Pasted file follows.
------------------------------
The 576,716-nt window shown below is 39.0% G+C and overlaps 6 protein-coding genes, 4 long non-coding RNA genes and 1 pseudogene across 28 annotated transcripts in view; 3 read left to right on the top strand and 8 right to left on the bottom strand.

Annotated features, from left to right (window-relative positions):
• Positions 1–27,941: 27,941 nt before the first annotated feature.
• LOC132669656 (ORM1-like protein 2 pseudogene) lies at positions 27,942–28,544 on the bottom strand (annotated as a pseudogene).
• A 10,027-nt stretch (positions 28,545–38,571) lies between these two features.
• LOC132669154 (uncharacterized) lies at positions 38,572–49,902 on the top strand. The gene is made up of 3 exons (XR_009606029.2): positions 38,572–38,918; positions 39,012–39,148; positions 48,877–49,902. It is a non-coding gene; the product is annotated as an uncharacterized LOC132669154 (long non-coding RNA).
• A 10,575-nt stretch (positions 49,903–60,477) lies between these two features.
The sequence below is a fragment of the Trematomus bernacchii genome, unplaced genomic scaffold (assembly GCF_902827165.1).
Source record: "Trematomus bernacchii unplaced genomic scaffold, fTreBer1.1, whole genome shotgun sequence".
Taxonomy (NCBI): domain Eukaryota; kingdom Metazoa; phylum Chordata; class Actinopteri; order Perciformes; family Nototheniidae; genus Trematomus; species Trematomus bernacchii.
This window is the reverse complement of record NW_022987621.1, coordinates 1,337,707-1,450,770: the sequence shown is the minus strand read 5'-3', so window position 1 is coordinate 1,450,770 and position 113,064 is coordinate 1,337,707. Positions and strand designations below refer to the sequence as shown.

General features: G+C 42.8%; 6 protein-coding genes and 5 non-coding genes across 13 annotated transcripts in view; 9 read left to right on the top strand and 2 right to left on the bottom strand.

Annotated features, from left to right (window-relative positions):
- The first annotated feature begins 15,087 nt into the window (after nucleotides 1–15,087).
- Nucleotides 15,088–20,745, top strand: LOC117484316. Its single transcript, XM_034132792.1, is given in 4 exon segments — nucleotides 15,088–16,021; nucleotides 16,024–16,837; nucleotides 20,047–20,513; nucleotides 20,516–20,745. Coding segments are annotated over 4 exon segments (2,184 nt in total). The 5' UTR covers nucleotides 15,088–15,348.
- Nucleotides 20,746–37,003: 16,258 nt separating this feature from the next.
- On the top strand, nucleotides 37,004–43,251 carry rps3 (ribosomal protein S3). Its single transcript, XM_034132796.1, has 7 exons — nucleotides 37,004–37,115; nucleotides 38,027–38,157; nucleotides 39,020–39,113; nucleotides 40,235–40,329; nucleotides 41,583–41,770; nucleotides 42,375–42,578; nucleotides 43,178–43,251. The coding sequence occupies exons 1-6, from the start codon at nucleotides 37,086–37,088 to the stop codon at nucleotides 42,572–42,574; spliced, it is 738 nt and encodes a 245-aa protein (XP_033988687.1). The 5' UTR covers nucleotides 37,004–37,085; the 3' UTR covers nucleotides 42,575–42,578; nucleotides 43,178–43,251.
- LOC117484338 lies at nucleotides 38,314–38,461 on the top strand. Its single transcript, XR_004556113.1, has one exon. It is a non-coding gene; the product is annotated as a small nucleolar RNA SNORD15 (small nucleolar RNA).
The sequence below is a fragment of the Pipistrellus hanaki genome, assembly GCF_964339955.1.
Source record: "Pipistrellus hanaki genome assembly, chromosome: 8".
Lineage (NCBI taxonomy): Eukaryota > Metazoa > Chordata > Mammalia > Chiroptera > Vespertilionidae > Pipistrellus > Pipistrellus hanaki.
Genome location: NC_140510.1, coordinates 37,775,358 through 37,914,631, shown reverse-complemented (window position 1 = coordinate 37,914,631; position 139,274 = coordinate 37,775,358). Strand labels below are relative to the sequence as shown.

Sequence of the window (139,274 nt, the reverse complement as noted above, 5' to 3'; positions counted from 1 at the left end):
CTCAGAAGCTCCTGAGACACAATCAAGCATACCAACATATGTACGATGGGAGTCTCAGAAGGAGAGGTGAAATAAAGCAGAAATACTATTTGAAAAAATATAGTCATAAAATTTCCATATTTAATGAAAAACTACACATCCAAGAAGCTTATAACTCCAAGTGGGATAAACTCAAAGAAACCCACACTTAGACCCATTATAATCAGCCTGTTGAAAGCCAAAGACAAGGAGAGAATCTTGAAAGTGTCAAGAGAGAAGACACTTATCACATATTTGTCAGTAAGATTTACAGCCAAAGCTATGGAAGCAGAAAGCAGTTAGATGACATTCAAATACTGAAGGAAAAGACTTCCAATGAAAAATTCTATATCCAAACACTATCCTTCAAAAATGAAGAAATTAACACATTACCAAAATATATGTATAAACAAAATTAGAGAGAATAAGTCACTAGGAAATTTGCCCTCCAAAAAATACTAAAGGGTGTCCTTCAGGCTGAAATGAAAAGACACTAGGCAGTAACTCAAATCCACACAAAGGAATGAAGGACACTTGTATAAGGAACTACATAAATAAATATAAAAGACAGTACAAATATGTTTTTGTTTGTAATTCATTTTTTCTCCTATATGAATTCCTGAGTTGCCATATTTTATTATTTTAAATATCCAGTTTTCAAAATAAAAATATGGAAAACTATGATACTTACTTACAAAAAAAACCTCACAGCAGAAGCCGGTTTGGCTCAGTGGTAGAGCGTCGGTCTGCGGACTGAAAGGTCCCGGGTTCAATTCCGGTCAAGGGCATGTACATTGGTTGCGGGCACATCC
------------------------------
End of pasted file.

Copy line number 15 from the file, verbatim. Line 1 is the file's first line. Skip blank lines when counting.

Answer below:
- Nucleotides 15,088–20,745, top strand: LOC117484316. Its single transcript, XM_034132792.1, is given in 4 exon segments — nucleotides 15,088–16,021; nucleotides 16,024–16,837; nucleotides 20,047–20,513; nucleotides 20,516–20,745. Coding segments are annotated over 4 exon segments (2,184 nt in total). The 5' UTR covers nucleotides 15,088–15,348.